Seeing each other fully: IRL, on Wikipedia

This has been an extraordinarily complex 24 hours. On the one hand, in the Wikimedia free knowledge world, I am celebrating Christophe Henner and Maria Sefidari being made Chair and Vice-Chair of the WMF Board (there’s power for you). And then the new Board’s bold and brilliant decision of making Katherine Maher WMF Executive Director, removing months of possible uncertainty and waste in a fell swoop (there’s leadership for you). And the Wikimedians of the Year being declared as Emily Temple-Wood and Rosie Stephenson-Knight (there’s almost redundant affirmation for you; Emily has been my Wikipedian of the decade for a while now).

On the other hand, there’s the world beyond, the expanse of the ‘real world’ these past few days: the awfulness of the Brexit vote, the portents for the November election in the US, and the overall environment of hate, racism, xenophobia, and ‘othering’ of multiple kinds. And yet, these two worlds are connected. In multiple ways.

Take as an example, the two English Wikipedia articles on the Orlando shootings and Jo Cox’s assassination in the UK, both awful, gut-wrenching acts of violence and hate in the past weeks, occurring days of each other. The descriptions of the perpetrators in the lede paragraphs are currently this, respectively: “The assailant was Omar Mateen, a 29-year-old American” and “A 52-year-old man was charged with her murder and will stand trial under terrorism protocols”. In the Orlando article, the lede goes on to describe Mateen’s alleged (and disproved) links with ISIL. The Cox article has nothing further in the lede, not even the name of the proven neo-Nazi Thomas Mair, who shot her; you have to scroll down to the end of the article to find a single paragraph on the man. Omar Mateen has a long, separate, article on him. Thomas Mair doesn’t. In previous versions of the articles that I remember seeing just a couple of days ago, Omar Mateen was described as ‘being of Afghan descent’, while the unnamed (from the start of the article) Mair was believed to have ‘a history of mental illness’ and links to ‘right-wing extremism’.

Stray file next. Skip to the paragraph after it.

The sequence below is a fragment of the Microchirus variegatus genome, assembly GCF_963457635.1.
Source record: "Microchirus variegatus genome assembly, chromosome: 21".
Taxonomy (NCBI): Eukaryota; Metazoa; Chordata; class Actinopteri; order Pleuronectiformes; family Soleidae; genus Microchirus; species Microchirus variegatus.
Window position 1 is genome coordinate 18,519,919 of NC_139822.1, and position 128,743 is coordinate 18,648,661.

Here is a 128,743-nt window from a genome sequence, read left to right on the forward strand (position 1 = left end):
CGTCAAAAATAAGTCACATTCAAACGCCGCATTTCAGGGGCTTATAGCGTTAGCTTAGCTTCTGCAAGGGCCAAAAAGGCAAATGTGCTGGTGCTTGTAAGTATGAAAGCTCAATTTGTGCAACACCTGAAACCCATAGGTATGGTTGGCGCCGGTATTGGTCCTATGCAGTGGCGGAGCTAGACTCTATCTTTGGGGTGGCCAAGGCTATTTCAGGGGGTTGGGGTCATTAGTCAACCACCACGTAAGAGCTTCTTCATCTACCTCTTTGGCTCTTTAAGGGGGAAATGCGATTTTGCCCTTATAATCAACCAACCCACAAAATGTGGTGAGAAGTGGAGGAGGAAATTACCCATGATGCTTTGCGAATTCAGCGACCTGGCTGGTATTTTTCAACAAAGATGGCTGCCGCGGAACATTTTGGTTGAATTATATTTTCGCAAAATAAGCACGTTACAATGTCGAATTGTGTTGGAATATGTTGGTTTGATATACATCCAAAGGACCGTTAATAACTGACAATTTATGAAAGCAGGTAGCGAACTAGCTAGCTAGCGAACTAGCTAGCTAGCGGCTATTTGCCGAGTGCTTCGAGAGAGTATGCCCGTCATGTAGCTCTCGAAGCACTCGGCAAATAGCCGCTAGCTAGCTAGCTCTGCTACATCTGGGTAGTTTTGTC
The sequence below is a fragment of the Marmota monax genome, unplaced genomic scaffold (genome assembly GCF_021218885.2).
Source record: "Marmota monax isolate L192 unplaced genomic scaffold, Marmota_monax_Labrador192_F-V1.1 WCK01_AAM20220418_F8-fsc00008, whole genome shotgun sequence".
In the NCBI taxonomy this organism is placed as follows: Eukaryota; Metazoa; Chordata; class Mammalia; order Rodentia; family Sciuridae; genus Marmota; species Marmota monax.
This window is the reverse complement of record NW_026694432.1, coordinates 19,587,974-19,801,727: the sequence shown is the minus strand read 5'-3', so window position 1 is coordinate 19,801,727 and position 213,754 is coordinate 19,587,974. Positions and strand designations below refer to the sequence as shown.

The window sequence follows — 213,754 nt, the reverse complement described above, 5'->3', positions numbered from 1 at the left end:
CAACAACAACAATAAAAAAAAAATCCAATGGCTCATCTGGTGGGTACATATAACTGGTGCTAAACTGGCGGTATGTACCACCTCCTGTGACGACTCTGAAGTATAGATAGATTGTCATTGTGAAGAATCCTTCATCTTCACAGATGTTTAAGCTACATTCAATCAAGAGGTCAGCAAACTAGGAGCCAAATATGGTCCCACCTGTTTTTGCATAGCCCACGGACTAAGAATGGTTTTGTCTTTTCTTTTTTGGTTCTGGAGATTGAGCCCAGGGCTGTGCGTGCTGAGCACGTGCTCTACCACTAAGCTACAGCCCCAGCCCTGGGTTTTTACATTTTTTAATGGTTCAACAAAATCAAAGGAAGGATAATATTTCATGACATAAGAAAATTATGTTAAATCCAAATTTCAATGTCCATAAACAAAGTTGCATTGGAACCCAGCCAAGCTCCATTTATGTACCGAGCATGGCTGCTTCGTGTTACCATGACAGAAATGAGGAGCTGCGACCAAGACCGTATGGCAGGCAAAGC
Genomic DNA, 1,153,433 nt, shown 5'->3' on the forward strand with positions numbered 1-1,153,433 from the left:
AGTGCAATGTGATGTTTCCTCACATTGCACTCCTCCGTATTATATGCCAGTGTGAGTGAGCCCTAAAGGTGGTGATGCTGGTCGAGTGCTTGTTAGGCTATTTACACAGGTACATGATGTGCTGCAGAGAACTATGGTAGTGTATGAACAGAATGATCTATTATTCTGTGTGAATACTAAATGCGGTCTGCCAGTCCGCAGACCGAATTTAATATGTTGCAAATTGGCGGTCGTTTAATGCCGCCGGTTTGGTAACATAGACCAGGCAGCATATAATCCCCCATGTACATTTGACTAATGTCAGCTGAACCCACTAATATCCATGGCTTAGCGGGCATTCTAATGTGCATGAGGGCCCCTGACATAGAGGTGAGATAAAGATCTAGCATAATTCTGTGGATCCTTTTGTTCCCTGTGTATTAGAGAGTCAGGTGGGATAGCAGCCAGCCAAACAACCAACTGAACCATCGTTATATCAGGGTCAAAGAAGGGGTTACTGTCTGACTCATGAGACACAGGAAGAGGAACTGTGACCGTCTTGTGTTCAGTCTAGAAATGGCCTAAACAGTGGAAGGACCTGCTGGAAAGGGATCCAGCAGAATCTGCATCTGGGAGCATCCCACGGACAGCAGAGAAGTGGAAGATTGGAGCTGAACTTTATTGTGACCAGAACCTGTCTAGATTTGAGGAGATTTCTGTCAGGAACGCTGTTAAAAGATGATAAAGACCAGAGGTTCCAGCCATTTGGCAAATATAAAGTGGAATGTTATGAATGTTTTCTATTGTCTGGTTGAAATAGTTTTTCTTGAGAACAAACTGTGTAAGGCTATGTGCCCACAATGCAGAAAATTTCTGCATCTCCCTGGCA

These two articles demonstrate both what is extraordinarily brilliant and amazing about the Wikimedia community – and what is deeply, deeply troubling, and needs shared, collective, reflexivity and leadership. The fact that they exist, that 608 distinct humans have worked so far on the Orlando article and 243 on the Cox article, that each iteration is meant to improve in all good faith, the substance and quality of the article… all this matters, is meaningful, and worthy of celebration. At the same time, the fact that these brilliant, passionate, committed authors have their own systemic – possibly unconscious – biases of how they describe the perpetrators of these crimes, while possibly lacking the self-reflexive thought on how that impacts countless innocent people tarred unfairly with the same biases… that is the critical challenge for the future of knowledge on the internet, and far more broadly, the critical challenge for the future of our world as we live it today.

What does each of us take away from reading these articles as ‘fact’, as ‘information’, as ‘knowledge’? What ways of seeing the world, of seeing *each other* do we imbibe?

I deeply miss being at Wikimania right now, celebrating the joys of moving on from mayhem with some sense of balance and thoughtfulness. Yet I urge everyone who is lucky enough to be at Wikimania to look at each other today and over this weekend, and ask yourself this question (as I asked it of senior leadership at the WMF a few years ago, to uncomfortable silence): ‘Do we in this room even begin to represent the swathes of humanity that exist in the real world, that are on the internet today, that will be on the internet tomorrow? How can we possibly begin to design with, create with (*with* _not *for*), and amplify the knowledge of, those who do not look like most of us in this room, and who have had very different life experiences?’.

My hope is in the fact that people like Katherine, like Emily, like Maria, like Christophe – they are brave enough to ask this question of themselves, and of each of us, knowing that the answers are going to be messy, uncomfortable, painful, and yet will lead us in the only direction worthy of free-as-in-‘libre’ knowledge. Towards a world in which we truly see each other fully. Whether on Wikipedia or in the real world.